Hippocampus Zosterae
Gravid male dwarf sea horse. The male has a pouch where the female deposits her eggs. It is the male sea horse that incubates her eggs.
Ed: One of the worlds most intriguing and mystifying life forms are from the Syngnqnathidea family. These are the sea horses. When people first see them, they are fascinated . It has been reported by some salt water aquarists that sea horses are difficult to impossible to keep. All that is necessary is the desire to understand what these magnificent creatures require to thrive in captivity. And the discipline essential to secure breeding pairs, allow them to reproduce and take care of the fry. Chris Noonan has been keeping aquariums since he was 10. Chris will be 19 in September of 2001.

This talented young man offers information he has gleaned. This includes step by step information as to the necessary equipment and technique he employs to not only enjoy these exotic pets, but to breed them and raise fry.

Text by Chris Noonan. Photos by Steve Allen

Dwarf sea horses reach a size of about 2″/ 5 cm when fully grown. A variety of algae is cultivated to condition water. Algae is also used as a hitching
One of the most enchanting of all marine animals is the sea horse. The sea horse is very easy to care for, as long as you can tend to their food and water requirements. I hatch baby brine shrimp as a primary source of food. I use Marine Environment(r) dual phase formulaTM.

The dwarf sea horse reaches a maximum size of 2 inches. They should be kept in peaceful aquariums 20 gallons or smaller. Dwarf sea horse is fry size 1/8″. It is possible to keep as many as 2 dozen in a 2 gallon, 75 dwarfs in a 10 gallon, and up to 200 in a 20 gallon! This would be the absolute maximum. Tanks with this much bio-mass must employ efficient filter systems. Large amounts of beneficial algae should be cultivated. Algae feeds on fish waste and increases essential dissolved oxygen. The experienced sea horse keeper can keep large numbers with the proper knowledge and equipment. As dwarf sea horses grow the population in each aquarium should be reduced by moving some to other small established aquariums.

Three day old dwarf sea horses wait for live foods to pass within their reach
Filtration: Proper biological filtration is essential. I have a 30 gallon aquarium which is currently housing 22 dwarf sea horses. It is filtered by a biowheel. When I got the dwarfs, I had the filter on. One dwarf sea horse was swimming by the intake of the filter, It suddenly got his tail sucked into the intake of he filter! Now, I have a sponge over the intake and the babies don’t even get sucked up. Any replacement sponge from a sponge filter will do.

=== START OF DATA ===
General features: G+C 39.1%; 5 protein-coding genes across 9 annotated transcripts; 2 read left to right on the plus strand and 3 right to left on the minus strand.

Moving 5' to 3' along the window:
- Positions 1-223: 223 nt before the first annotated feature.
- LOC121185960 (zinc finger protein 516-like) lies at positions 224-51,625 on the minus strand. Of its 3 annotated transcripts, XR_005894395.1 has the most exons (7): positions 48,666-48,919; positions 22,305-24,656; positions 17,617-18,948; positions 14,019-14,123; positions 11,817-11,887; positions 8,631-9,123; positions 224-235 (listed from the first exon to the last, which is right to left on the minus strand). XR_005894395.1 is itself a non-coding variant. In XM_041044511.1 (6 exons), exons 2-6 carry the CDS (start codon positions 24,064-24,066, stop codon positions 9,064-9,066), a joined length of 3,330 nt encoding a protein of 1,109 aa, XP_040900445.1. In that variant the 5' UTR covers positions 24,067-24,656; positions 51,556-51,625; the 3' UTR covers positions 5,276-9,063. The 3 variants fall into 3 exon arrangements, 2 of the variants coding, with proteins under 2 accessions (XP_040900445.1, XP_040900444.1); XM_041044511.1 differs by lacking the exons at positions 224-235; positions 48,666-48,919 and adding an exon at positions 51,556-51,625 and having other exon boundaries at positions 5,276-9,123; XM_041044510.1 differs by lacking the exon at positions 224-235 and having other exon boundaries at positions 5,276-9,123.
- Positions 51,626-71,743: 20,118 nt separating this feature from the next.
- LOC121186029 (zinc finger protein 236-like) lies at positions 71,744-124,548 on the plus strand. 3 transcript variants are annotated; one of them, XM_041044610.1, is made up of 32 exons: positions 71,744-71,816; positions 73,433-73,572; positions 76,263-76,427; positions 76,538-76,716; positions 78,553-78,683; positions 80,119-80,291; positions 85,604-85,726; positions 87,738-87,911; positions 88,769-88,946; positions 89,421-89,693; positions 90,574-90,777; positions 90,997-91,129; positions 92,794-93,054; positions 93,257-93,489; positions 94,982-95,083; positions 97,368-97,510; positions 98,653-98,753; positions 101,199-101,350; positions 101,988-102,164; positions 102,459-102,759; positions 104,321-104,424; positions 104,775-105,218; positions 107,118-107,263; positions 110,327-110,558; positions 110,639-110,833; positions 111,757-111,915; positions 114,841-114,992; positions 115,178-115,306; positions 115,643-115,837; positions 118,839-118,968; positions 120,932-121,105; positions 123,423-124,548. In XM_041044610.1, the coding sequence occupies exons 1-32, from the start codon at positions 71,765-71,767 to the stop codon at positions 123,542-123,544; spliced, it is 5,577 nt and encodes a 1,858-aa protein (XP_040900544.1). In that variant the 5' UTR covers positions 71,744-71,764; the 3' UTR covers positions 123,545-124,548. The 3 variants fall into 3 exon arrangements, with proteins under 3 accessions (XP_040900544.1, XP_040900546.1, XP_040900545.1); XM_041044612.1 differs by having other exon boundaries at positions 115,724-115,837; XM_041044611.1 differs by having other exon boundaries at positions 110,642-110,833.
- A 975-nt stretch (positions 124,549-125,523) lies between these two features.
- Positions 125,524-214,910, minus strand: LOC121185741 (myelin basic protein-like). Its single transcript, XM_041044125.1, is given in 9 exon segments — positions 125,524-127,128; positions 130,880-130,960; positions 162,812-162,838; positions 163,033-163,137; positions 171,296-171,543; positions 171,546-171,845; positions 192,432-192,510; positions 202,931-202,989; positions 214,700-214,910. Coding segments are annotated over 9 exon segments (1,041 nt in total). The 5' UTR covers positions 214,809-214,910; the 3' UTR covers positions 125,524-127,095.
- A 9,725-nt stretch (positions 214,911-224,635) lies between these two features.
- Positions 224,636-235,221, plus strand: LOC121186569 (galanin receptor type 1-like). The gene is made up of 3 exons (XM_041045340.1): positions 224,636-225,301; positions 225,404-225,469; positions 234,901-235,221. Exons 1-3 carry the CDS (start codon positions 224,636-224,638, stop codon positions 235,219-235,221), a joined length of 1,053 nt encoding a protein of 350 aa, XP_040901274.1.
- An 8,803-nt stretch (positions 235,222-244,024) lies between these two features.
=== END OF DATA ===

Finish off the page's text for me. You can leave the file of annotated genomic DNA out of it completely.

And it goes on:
Hitching Post: The most essential items to provide are hitching post type decorations inside the aquarium. A hitching post is a sea horse tree, plastic plant, live plant, manzanita branch or even a coral branch that the sea horse could grab it’s tail onto. They do this in the wild so ocean currents will not toss them around. Even if there is little to no water movement in your aquarium, the sea horse will instinctively attach itself to a hitching post. They do this to relax, take a break from swimming and have a secure place in which to lean out and snag a piece of food that might be moving by. The hitching post is essential.

One of the best things about the dwarf sea horse is the the ability of their fry to accept baby brine shrimp as a first food. The regular sea horse H. combs (although larger when adult) produce fry that are too small to eat baby brine. The larger sea horse fry must be fed rotifers or other tiny foods.
Feeding: Feeding the dwarf sea horse is the reason they are so easy to keep and breed. Dwarf sea horses and their fry eat baby brine shrimp. To hatch brine shrimp, you need: brine shrimp eggs, an heated aquarium (freshwater or salt water), one clean two liter soda bottle that has the bottom half cut off, an air pump, air line hose, closes-pins, and a flashlight. If you already have a marine aquarium, just fill the soda bottle with water from that tank.

Close-pin the cut soda bottle to the inside of a tank that is heated. The tank can be either fresh or salt water. We are using this tank to heat the salt water and brine shrimp eggs we will put in the bottle. Put one end of the air line tubing so it discharges at the bottom of the bottle. Connect the other end to the air pump and plug it in. Add salt water and brine shrimp eggs to the bottle. In about 18-24 hours, the bottle will have baby brine shrimp. Shut the pump off and allow the water to settle. In 10 minutes shine the beam from a flashlight to the bottom of the bottle where the air-line hose is. Take the end that was connected to the air pump and siphon the brine shrimp out into a separate jar. When you are ready, shut off the filter in your sea horse tank and slowly add baby brine into the horse tank. Keep the filter off for about 1 hour so the baby brine will not be to into the filter.

If you are planning to be away for a weekend, just sprinkle some brine shrimp eggs in the sea horse tank so they could eat for most of the day. If you are planning doing this for a while and you will be away, you should get a timer for the filter so the filter shuts off around 11 AM. Then have it turn back on at 4 PM.

The sea horses should have small amounts of food in the tank for most of the day. It is not good to dump a days worth of food into the tank all at one time. Add small amounts during the day.Be careful not to allow uneaten food or excessive waste accumulate in the tank or caught in the filter.

Next issue will have part 2 of this article.